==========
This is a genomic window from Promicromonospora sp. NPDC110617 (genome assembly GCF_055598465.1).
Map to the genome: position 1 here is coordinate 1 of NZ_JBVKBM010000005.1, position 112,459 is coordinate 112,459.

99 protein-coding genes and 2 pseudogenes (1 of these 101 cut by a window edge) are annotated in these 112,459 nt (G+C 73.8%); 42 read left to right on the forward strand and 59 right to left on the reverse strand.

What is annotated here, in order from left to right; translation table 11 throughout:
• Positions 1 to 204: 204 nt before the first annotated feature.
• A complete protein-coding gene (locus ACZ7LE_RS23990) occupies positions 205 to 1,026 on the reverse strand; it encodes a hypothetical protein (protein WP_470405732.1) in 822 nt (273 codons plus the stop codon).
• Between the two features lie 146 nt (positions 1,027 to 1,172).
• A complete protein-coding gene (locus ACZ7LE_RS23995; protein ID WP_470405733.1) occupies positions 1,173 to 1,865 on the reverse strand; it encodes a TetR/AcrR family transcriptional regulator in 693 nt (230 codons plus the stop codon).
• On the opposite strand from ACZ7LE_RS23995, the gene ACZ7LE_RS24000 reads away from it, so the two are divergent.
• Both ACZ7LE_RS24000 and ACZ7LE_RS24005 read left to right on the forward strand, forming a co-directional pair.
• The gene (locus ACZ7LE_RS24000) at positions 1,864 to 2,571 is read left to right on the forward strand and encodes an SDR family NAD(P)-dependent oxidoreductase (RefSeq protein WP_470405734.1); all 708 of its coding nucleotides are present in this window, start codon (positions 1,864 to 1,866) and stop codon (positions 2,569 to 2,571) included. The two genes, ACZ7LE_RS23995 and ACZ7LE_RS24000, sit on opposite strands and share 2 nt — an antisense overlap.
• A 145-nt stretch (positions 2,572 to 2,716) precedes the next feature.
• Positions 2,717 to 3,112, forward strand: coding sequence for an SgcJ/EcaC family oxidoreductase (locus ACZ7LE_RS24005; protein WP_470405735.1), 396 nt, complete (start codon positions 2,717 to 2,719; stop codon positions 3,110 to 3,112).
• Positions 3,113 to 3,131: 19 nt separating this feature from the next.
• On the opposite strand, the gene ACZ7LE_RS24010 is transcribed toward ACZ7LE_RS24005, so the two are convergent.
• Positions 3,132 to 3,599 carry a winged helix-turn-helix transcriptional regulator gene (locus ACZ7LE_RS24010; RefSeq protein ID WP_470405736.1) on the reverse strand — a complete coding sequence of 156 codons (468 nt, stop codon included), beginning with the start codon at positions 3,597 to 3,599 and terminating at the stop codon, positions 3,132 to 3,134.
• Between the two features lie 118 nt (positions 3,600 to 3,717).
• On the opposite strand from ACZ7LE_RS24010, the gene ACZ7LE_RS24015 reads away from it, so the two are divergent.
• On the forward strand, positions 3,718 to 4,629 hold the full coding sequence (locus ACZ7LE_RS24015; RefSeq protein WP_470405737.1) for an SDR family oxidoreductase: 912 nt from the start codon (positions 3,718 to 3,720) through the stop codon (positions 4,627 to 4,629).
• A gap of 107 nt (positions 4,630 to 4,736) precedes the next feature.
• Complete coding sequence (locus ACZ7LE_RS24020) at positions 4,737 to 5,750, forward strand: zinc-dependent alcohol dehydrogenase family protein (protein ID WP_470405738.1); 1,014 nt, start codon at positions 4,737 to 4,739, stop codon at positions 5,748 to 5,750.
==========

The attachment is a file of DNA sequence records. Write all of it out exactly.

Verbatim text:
This is a genomic window from Promicromonospora sp. NPDC110617 (genome assembly GCF_055598465.1).
Map to the genome: position 1 here is coordinate 1 of NZ_JBVKBM010000005.1, position 112,459 is coordinate 112,459.

99 protein-coding genes and 2 pseudogenes (1 of these 101 cut by a window edge) are annotated in these 112,459 nt (G+C 73.8%); 42 read left to right on the forward strand and 59 right to left on the reverse strand.

What is annotated here, in order from left to right; translation table 11 throughout:
• Positions 1 to 204: 204 nt before the first annotated feature.
• A complete protein-coding gene (locus ACZ7LE_RS23990) occupies positions 205 to 1,026 on the reverse strand; it encodes a hypothetical protein (protein WP_470405732.1) in 822 nt (273 codons plus the stop codon).
• Between the two features lie 146 nt (positions 1,027 to 1,172).
• A complete protein-coding gene (locus ACZ7LE_RS23995; protein ID WP_470405733.1) occupies positions 1,173 to 1,865 on the reverse strand; it encodes a TetR/AcrR family transcriptional regulator in 693 nt (230 codons plus the stop codon).
• On the opposite strand from ACZ7LE_RS23995, the gene ACZ7LE_RS24000 reads away from it, so the two are divergent.
• Both ACZ7LE_RS24000 and ACZ7LE_RS24005 read left to right on the forward strand, forming a co-directional pair.
• The gene (locus ACZ7LE_RS24000) at positions 1,864 to 2,571 is read left to right on the forward strand and encodes an SDR family NAD(P)-dependent oxidoreductase (RefSeq protein WP_470405734.1); all 708 of its coding nucleotides are present in this window, start codon (positions 1,864 to 1,866) and stop codon (positions 2,569 to 2,571) included. The two genes, ACZ7LE_RS23995 and ACZ7LE_RS24000, sit on opposite strands and share 2 nt — an antisense overlap.
• A 145-nt stretch (positions 2,572 to 2,716) precedes the next feature.
• Positions 2,717 to 3,112, forward strand: coding sequence for an SgcJ/EcaC family oxidoreductase (locus ACZ7LE_RS24005; protein WP_470405735.1), 396 nt, complete (start codon positions 2,717 to 2,719; stop codon positions 3,110 to 3,112).
• Positions 3,113 to 3,131: 19 nt separating this feature from the next.
• On the opposite strand, the gene ACZ7LE_RS24010 is transcribed toward ACZ7LE_RS24005, so the two are convergent.
• Positions 3,132 to 3,599 carry a winged helix-turn-helix transcriptional regulator gene (locus ACZ7LE_RS24010; RefSeq protein ID WP_470405736.1) on the reverse strand — a complete coding sequence of 156 codons (468 nt, stop codon included), beginning with the start codon at positions 3,597 to 3,599 and terminating at the stop codon, positions 3,132 to 3,134.
• Between the two features lie 118 nt (positions 3,600 to 3,717).
• On the opposite strand from ACZ7LE_RS24010, the gene ACZ7LE_RS24015 reads away from it, so the two are divergent.
• On the forward strand, positions 3,718 to 4,629 hold the full coding sequence (locus ACZ7LE_RS24015; RefSeq protein WP_470405737.1) for an SDR family oxidoreductase: 912 nt from the start codon (positions 3,718 to 3,720) through the stop codon (positions 4,627 to 4,629).
• A gap of 107 nt (positions 4,630 to 4,736) precedes the next feature.
• Complete coding sequence (locus ACZ7LE_RS24020) at positions 4,737 to 5,750, forward strand: zinc-dependent alcohol dehydrogenase family protein (protein ID WP_470405738.1); 1,014 nt, start codon at positions 4,737 to 4,739, stop codon at positions 5,748 to 5,750.